Various Artists – Avocet Revisited EP

Various Artists – Avocet Revisited EP

Given the ceaseless archival patronage that London’s Earth Recordings has given to the back catalogue of the late Bert Jansch, it was perhaps only a matter of time before the label branched-out into a compiling a tribute collection of some stripe.  It might have seemed logical – although more logistically complex – to round-up a gargantuan covers compendium on par with the imprint’s acclaimed 2015 Shirley Inspired set. Yet, this four-track EP follows a far more lateral approach through tasking its contributors to compose original material directly influenced by the spirit of arguably Jansch’s most adventurous cult creation, 1978’s vocal-free ornithologically-themed Avocet album.

Whilst this niche venture is perhaps at risk of appealing to neither Jansch purists nor fans of the gathered artists it does function satisfyingly enough as a pocket of bucolic birdwatching balminess in its own right.  With each cut supposedly in honour of feathered friends not covered under the original Avocet tracklist, the conceptual remit yields some subtle pleasures.

The opening and sole vocal-led offering “Fulmar”, from Edwyn Collins and Carwyn Ellis, is certainly the biggest and most accessible draw, with the former’s warming Scottish brogue eulogising the essence of Jansch’s most solitary staring-at-the-sky moments and the latter adding bare yet congenial accompaniment.  The ensuing wordless “Curlew” from Modern Studies – one of Fire Records’ newest signings – is contrastingly less memorable but its combination of bird-song field recordings, deep probing strings and nimble guitar-picking nods nicely to Jansch’s more avant-garde leanings within Avocet.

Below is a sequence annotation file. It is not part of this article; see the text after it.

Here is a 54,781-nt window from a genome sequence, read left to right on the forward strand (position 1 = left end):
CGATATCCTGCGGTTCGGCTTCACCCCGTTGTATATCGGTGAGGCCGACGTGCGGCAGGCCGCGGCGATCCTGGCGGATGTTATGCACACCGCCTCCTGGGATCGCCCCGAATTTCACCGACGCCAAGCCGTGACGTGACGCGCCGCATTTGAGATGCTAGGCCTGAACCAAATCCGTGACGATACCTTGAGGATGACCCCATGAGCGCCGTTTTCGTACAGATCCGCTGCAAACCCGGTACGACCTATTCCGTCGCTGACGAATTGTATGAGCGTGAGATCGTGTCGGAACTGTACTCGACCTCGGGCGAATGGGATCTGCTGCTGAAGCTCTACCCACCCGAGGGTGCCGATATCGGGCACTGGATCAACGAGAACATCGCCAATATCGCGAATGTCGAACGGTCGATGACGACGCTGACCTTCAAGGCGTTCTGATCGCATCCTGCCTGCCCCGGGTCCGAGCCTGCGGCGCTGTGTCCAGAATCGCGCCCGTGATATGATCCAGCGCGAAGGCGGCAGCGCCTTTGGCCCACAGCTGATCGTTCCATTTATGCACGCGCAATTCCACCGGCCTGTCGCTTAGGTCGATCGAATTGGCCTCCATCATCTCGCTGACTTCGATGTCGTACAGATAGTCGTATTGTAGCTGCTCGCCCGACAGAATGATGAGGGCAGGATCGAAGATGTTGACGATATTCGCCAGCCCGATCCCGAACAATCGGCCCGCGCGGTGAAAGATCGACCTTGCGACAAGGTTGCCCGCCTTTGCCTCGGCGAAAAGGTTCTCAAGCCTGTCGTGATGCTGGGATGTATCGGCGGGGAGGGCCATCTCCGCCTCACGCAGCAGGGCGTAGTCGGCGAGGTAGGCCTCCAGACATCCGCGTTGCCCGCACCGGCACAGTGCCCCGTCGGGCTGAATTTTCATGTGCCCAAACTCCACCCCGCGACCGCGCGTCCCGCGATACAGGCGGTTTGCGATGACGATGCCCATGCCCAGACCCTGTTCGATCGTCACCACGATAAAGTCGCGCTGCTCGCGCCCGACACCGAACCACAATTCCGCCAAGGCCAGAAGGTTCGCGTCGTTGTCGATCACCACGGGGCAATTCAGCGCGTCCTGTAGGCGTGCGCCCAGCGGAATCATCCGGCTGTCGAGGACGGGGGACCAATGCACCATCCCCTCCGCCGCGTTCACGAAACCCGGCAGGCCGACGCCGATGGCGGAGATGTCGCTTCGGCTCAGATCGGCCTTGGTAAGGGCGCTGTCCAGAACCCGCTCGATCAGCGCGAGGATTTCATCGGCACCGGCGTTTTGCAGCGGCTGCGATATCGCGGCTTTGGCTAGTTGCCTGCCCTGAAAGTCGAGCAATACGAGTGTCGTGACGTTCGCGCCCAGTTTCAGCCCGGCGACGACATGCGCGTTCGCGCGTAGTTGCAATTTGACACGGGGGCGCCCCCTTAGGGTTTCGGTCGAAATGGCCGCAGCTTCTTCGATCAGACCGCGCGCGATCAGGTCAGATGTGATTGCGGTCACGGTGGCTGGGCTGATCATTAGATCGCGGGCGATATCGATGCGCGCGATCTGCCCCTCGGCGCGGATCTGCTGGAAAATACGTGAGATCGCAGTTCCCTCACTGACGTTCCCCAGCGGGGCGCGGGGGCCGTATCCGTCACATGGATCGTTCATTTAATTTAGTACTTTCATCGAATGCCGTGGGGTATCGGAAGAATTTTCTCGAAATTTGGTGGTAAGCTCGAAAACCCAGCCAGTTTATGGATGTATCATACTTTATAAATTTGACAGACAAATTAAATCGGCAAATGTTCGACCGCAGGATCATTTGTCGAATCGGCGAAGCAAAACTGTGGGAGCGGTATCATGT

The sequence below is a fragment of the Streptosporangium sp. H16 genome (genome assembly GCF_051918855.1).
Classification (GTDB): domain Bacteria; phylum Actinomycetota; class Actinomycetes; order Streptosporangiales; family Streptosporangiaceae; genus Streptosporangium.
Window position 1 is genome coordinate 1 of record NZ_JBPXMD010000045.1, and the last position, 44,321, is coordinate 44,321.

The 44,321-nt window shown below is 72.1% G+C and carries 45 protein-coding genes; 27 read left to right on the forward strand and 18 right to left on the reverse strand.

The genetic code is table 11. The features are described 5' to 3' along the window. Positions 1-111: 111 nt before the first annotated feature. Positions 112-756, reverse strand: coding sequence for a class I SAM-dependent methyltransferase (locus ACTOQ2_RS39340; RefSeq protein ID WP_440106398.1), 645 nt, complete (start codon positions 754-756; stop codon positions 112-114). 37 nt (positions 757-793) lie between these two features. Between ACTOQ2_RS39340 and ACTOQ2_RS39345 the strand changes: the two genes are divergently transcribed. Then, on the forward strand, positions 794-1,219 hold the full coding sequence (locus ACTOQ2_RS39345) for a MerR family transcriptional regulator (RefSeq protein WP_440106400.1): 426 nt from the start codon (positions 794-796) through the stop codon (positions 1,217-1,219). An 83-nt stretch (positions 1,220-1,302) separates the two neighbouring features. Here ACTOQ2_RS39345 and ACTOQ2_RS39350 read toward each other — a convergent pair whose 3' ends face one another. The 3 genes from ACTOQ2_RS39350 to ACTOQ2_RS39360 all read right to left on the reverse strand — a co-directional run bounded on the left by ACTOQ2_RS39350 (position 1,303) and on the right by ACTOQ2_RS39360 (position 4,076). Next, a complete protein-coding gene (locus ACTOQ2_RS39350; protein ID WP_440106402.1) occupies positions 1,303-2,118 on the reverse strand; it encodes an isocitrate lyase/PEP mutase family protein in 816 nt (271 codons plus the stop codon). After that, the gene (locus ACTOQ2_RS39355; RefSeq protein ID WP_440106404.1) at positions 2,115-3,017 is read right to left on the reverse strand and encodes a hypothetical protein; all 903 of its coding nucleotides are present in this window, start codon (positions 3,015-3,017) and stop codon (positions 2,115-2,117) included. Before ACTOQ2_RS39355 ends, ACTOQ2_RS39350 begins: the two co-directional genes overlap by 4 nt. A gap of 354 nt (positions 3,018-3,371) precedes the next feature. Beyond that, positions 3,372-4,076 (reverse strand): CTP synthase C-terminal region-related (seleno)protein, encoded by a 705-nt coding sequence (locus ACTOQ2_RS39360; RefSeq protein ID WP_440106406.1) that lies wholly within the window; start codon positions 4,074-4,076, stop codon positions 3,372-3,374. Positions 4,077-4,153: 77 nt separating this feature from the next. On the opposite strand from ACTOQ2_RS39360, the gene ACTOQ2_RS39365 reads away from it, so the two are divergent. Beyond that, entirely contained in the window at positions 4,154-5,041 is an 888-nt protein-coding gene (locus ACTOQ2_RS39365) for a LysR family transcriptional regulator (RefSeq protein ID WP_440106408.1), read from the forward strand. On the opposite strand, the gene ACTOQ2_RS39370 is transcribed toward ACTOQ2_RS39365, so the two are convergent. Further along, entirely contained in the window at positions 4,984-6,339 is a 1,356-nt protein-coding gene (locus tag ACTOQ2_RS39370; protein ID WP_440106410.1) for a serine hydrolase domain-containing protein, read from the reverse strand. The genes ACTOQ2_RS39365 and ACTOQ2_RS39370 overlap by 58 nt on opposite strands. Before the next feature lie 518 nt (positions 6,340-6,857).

Perhaps stronger though is “Goosander” from veteran Celtic-folk journeyman Alasdair Roberts.  Carrying-over some of the invention of his still fairly fresh collaborative and twitcher-friendly Plaint Of Lapwing LP with James Green, Roberts ploughs an instrumental furrow full of woody bluesy-to-madrigal-like guitars and curling churchy organs that recall the most atmospheric avenues of The Incredible String Band.  Bringing up the rear is the rousingly gorgeous “Golden Plover” from increasingly reliable psych-pastoralists Trembling Bells.  Propelled primarily by stirring Dave Swarbick-like fiddle lines and interspersed with distant ensemble ululations, trilling keyboards and Richard Thompson-aping fretwork, this fine finale piece could be a studio warm-up outtake from Fairport Convention’s lionised Liege & Lief or fêted Full House.

All in all, whilst it won’t command the acclaim and attention of the aforementioned Shirley Inspired triple-LP, Avocet Revisited is a genuinely affectionate and affecting homage to the still much-missed Bert Jansch.

Earth Recordings